Thursday, March 3, 2011
The Hard Way
Wednesday, March 2, 2011
The freeways are relatively clear and fast-moving as I speed by the Pasadena train station in my car on the way to Griffith Park and the adjacent Forest Lawn Cemetery. This is one of the last stops on my list of sights to see before I begin to head back east on Saturday.
First I cruise through Griffith Park, past the LA Zoo and a couple of museums devoted to train travel, which don't interest me much. Down at the south end of the park is the Griffith Observatory, built in 1935 with money bequeathed by Griffith Jenkins Griffith himself. When he first tried to donate the money in 1912, the City of Los Angeles accepted it but the Park Commission didn't want it and enjoined him from making the donation. Perhaps it was because of the unfortunate incident at the hotel in Santa Monica where he shot his wife in the face while she kneeled in front of him. But hey, he'd done his time, paid his debt to society and all that. Eventually he left the money to the city in his will and they got it when he died in 1919.
The Griffith Observatory is well known--one of the biggest tourist attractions in the area. Due in part to some bad memories involving college astronomy classes, I have a bias against looking too deeply into space, but I go up anyway because the view of Mother Earth is pretty decent. The Hollywood sign comes into view as I approach the summit, and downtown LA is spread out in all its glory on this hazy day.
Inside the observatory are a number of dislays on outer space. Models of the planets and movies about the impenetrable mysteries of the universe. Blah blah blah. Little exhibits abound with captions like "Our Sun is a Star," and "The Moon is Our Closest Neighbor in Space." Things that everyone over the age of eight who isn't from the jungles of Borneo already knows. I take the elevator up to the roof and walk around, enjoying the view of the Hollywood Hills and the vastness of the metropolitan area. Now it's time to move on.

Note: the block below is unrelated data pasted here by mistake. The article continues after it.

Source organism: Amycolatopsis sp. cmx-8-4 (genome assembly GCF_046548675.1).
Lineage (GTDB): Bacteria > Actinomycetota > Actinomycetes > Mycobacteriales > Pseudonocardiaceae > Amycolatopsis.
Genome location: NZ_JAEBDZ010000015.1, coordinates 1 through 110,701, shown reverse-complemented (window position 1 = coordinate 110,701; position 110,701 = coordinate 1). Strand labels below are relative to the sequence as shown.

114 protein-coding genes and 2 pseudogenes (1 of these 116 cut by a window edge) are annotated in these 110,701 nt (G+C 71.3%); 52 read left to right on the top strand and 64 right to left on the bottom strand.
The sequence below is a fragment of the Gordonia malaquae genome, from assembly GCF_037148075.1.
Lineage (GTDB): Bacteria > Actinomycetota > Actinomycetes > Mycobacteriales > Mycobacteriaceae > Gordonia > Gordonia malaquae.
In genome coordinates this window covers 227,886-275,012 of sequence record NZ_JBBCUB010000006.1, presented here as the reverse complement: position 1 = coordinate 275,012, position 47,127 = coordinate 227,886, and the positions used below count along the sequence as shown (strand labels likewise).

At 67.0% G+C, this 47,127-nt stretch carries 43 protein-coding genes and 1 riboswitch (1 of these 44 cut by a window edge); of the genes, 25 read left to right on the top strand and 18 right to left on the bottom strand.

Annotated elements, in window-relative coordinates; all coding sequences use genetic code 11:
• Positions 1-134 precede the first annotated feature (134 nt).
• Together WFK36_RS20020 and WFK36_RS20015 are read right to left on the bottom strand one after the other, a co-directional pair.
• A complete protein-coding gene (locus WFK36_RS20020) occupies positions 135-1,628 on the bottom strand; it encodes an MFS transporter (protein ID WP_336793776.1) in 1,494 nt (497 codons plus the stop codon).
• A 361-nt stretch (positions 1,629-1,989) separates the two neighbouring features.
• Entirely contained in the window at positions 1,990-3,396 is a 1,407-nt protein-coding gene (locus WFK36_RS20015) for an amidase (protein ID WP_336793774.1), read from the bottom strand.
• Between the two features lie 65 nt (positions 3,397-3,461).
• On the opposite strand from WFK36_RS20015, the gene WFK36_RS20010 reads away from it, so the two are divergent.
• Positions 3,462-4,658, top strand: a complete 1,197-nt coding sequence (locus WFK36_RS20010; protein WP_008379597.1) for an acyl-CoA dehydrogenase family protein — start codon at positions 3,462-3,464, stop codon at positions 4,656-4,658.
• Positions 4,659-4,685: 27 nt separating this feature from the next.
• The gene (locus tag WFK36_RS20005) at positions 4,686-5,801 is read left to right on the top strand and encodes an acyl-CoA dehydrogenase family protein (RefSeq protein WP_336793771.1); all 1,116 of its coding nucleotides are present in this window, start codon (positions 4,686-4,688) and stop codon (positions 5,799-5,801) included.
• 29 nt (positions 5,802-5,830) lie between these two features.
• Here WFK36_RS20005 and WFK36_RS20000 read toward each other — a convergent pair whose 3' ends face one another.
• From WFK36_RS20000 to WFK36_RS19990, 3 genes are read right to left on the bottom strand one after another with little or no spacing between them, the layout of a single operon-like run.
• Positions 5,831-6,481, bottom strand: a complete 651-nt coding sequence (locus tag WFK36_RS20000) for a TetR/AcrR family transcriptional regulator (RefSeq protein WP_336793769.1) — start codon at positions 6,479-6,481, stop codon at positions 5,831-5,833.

With my love of cemeteries I couldn't very well come this close to Forest Lawn without dropping in. On the north side of Griffith Park, up by the freeway, I leave the park and drive west around to the entrance of the graveyard. This is one of about a dozen branches of Forest Hills. Maybe because it's near Hollywood, the Land of Make Believe, this one is a little like a Greenfield Village for the dead. There's a full-scale replica of the Old North Church in Boston, for instance, and other chapels that resemble things like a quaint white New England country parish church. And lots of paeans to patriotism in the form of tributes to great Americans and flags and monuments to soldiers. The place is vast, appearing even more so because there's a mountain on the edge of it and it looks as if the graves will some day go all the way up it.
Many of the graves by the Old North Church are those of Armenians, who in life fill the nearby City of Glendale. Some of the markers are written entirely in the unique and interesting alphabet of that language. Just a little uphill from the church and the dead Armenians is a huge monument dedicated to George Washington. At the top, twenty feet up, stands the father of our country in his military garb. Below him on the pedestal are the busts of four generals from the Revolutionary War and below them on the plinth sit the female personifications of various virtues and travails. A couple dozen thin metal prongs stick straight up out of Washington's bare bewigged head, suggesting that he's having a bad hair day. They're intended, I suppose, to keep pigeons from sitting and shitting on him. There's a lot going on here. As I stand back to take in the entire Washington extravaganza a woman approaches me. She's wearing a blazer that makes her look like a real estate agent. As it turns out she is, sort of. She works for Forest Lawn, in sales. She hands me her card, bearing an Armenian name and stating that she's in "Advance Planning." She wonders if I need any help purchasing a final resting place. Although I'm thinking I wouldn't mind being buried here by the Old North Church in the shadow of George Washington, I tell her that I'm just visiting from out of town. We chat for a bit and she says she has relatives in the Detroit area. I tell her I'm not surprised, because there's a significant Armenian population there. Though I don't tell her so, I'm thinking she might be related to another Armenian from Michigan, Jack Kevorkian. And, coincidentally, they're in different ends of the same business.